I watched the scene unfold while waiting in my car.
A teenage girl, no more than sixteen, sulks through the parking lot between two fast food restaurants. Clearly upset, she hangs her head, twisting and turning, avoiding the teenage boy who follows after her. He, obviously, has no idea why she’s acting this way. His efforts to solve the problem are fruitless. He lets her walk, follows after her, tries to talk to her. She ducks away, shakes her head, unwilling. They criss-cross the parking lot, leaning on light poles and taking up more than their fair share of the sidewalk. She, moving from place to place; he, following her.
Though not running, he chases her. Every move she makes, he is right behind her. She has given the impression that she is too upset to talk, and that his efforts will not produce a solution. But, I call her bluff, sitting there in my car. This following is what she wants. She wants to be chased.
I used to belong to a small church where people would call me after a missed service. Whether I’d gone out of town or chosen to sleep in, if I wasn’t in my spot on Sunday morning, I could expect a phone call or two from church members checking on me, wondering where I was, and if I was planning on being back the next week. I was a full-fledged member of this church. I taught Bible school for the babies on Sunday morning and put actual money in the collection plate as it was passed. I saw these people at least twice a week. But, those phone calls. They meant that someone missed me; someone wondered where I was; someone thought enough of me to find out if I was okay.
At my birthday dinner last night, my friends and family gathered at my favorite restaurant to help me celebrate. Afterward, I got a text message from one of my best friends mentioning what a good time she’d had but how she’s noticed I’d been a bit quieter than usual. (Quiet is not usually an adjective used to describe me. When I am quiet, people notice.) The truth is, hours earlier, I’d had a bit of an ugly-cry break-down, totally overwhelmed at the tasks on my To Do list, lack of time to do those tasks, and the fact that I was completely exhausted from trying to keep up with an insane level of productivity. And, although I had gotten myself together and had done my dead-level best to raise my spirits and enjoy the blessing of good friends and good food to celebrate a special day, my mood wasn’t it’s normal high. She noticed. And asked after me. And worried about me. And prayed for me.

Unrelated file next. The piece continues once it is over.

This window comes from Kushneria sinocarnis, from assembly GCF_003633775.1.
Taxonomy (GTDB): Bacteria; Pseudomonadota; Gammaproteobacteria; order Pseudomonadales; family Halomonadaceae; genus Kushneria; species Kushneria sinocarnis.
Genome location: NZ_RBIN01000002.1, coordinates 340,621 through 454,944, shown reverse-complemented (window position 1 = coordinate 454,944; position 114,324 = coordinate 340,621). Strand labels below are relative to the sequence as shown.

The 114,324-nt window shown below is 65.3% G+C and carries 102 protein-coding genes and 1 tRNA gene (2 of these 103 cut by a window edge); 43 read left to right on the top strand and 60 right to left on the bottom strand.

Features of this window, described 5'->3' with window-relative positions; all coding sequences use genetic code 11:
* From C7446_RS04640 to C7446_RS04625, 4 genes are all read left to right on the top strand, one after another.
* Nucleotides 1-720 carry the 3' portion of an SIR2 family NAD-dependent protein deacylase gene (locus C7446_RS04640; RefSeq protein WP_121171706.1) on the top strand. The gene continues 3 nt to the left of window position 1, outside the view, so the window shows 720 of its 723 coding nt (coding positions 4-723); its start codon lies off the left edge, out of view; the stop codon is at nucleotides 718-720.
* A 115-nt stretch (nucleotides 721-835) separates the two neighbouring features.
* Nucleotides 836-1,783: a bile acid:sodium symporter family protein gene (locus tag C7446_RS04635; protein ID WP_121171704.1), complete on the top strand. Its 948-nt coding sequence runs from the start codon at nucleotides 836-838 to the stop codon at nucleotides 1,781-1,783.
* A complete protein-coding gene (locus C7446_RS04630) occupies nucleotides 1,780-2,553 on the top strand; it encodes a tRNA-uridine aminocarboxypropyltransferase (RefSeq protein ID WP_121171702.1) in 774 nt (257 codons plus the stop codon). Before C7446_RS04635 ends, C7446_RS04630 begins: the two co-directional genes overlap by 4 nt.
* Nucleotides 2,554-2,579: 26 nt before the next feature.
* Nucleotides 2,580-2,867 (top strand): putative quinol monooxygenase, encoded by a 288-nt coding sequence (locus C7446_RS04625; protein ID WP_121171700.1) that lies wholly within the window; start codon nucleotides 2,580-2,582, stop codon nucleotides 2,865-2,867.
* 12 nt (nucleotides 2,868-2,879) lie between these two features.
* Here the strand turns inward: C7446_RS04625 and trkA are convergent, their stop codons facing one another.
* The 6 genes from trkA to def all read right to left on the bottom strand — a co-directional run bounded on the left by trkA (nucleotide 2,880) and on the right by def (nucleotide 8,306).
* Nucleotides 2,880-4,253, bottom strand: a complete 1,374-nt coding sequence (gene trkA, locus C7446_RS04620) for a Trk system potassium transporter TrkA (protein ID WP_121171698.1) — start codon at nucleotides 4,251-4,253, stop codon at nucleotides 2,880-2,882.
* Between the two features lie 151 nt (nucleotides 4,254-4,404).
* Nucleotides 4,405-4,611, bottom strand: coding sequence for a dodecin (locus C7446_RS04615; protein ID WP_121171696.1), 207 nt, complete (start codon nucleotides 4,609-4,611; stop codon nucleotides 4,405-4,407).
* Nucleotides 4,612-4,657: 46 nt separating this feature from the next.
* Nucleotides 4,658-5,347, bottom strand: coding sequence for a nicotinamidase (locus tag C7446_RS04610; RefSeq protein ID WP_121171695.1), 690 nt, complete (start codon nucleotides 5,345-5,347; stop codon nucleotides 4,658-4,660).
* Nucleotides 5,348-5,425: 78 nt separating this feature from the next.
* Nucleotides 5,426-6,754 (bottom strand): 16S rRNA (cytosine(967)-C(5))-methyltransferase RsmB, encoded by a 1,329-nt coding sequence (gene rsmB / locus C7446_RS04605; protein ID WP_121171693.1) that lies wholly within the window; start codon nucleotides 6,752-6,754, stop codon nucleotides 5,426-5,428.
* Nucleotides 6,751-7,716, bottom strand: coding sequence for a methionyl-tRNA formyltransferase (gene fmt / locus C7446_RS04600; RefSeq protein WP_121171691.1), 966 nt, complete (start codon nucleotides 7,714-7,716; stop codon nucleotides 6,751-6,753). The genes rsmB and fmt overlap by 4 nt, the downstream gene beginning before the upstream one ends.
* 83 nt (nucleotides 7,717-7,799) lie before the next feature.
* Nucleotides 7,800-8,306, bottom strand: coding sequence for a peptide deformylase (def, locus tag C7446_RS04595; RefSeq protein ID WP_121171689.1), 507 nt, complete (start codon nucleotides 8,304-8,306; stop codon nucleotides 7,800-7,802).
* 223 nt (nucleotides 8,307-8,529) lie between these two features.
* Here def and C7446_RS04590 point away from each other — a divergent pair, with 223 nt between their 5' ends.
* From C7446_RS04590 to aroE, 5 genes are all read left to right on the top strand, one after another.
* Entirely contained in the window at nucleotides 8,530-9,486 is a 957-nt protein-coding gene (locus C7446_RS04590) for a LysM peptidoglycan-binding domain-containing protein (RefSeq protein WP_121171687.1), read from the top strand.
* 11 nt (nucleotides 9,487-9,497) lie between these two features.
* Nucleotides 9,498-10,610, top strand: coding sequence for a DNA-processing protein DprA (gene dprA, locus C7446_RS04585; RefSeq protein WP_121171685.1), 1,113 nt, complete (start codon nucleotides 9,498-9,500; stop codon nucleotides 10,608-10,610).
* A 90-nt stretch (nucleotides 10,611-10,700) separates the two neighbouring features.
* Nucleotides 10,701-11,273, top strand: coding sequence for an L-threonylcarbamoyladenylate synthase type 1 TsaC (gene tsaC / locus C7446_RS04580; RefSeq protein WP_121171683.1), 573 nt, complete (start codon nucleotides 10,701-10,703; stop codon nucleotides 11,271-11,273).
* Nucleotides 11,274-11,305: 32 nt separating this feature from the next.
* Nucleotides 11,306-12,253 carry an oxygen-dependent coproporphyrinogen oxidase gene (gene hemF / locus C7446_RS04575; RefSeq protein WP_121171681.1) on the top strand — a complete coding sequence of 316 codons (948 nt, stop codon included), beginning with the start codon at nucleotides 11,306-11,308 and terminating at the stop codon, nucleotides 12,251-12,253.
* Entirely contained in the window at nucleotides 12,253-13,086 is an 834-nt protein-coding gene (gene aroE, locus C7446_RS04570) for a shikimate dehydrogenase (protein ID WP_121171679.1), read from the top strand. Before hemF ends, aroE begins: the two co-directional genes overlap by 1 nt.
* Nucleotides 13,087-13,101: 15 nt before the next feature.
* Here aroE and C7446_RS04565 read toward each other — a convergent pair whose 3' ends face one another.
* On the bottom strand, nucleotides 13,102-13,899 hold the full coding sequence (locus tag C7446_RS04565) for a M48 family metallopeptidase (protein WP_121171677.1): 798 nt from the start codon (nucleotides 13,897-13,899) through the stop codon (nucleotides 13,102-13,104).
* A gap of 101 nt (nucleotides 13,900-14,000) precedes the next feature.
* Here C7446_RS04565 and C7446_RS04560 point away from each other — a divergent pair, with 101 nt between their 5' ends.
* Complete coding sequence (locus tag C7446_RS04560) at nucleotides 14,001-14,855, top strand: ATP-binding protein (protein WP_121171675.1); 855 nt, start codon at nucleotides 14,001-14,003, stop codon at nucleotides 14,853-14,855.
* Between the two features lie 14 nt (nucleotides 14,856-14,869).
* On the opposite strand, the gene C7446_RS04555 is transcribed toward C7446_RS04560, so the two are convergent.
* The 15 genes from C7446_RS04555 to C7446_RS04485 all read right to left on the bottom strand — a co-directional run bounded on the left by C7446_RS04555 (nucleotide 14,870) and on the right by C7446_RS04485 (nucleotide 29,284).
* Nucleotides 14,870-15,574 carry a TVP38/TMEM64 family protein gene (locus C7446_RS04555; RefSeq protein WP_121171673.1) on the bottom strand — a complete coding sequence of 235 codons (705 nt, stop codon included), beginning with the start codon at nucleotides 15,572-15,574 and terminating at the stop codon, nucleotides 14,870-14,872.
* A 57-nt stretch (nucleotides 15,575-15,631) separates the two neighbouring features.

I used to date a man who would purchase grape, Bubblicious bubblegum for me at the gas station he used. Popular among the adolescence of America, those big chunks of sugary bubblegum happen to be the best bubble-blowing gum on the market. It’s my favorite. But, it’s hard to find. Apparently, the allowances of those adolescence and my infrequent purchasing isn’t strong enough to keep them stocked at checkout counters. So, when my boyfriend found it at his gas station, he started buying me packages. He’d slip them into my purse, never saying a word. I’d reach in for my keys, and there would be a new pack of grape, Bubblicious gum, ready for the chewing. It made me swoon. My heart tugged. He remembered a random story I shared. He spent his hard-earned money on something he knew I’d like. He never called attention to it; he just did it. He thought about me.
The idea of being chased has lost it’s shine in our feminist-driven, equality-focused society. I’m supposed to feel empowered to stand on my own, to be independent of everyone else, to find everything I need inside myself. And, I guess those things aren’t bad, so much as they are limiting. If I never experience the high in knowing I am worth a chase, I miss out on one of life’s heart-fluttering moments. Reveling in the notion that I was missed, that my mood was noticed, that my story was heard makes me feel loved. Being chased is love wrapped in intent and community.
He finally caught her, that teenage boy and his sulky teenage girlfriend. He finally came to stand right in front of her, cornering her, with arms outstretched in an “I give up” motion. Her arms came uncrossed and dropped to her sides, giving him the opportunity to hug her. He kind of scooped her up and they stood there on the sidewalk in that awkward teenage-y embrace for several seconds. It was exactly what she wanted. The whole time. To be chased. And, more importantly, caught.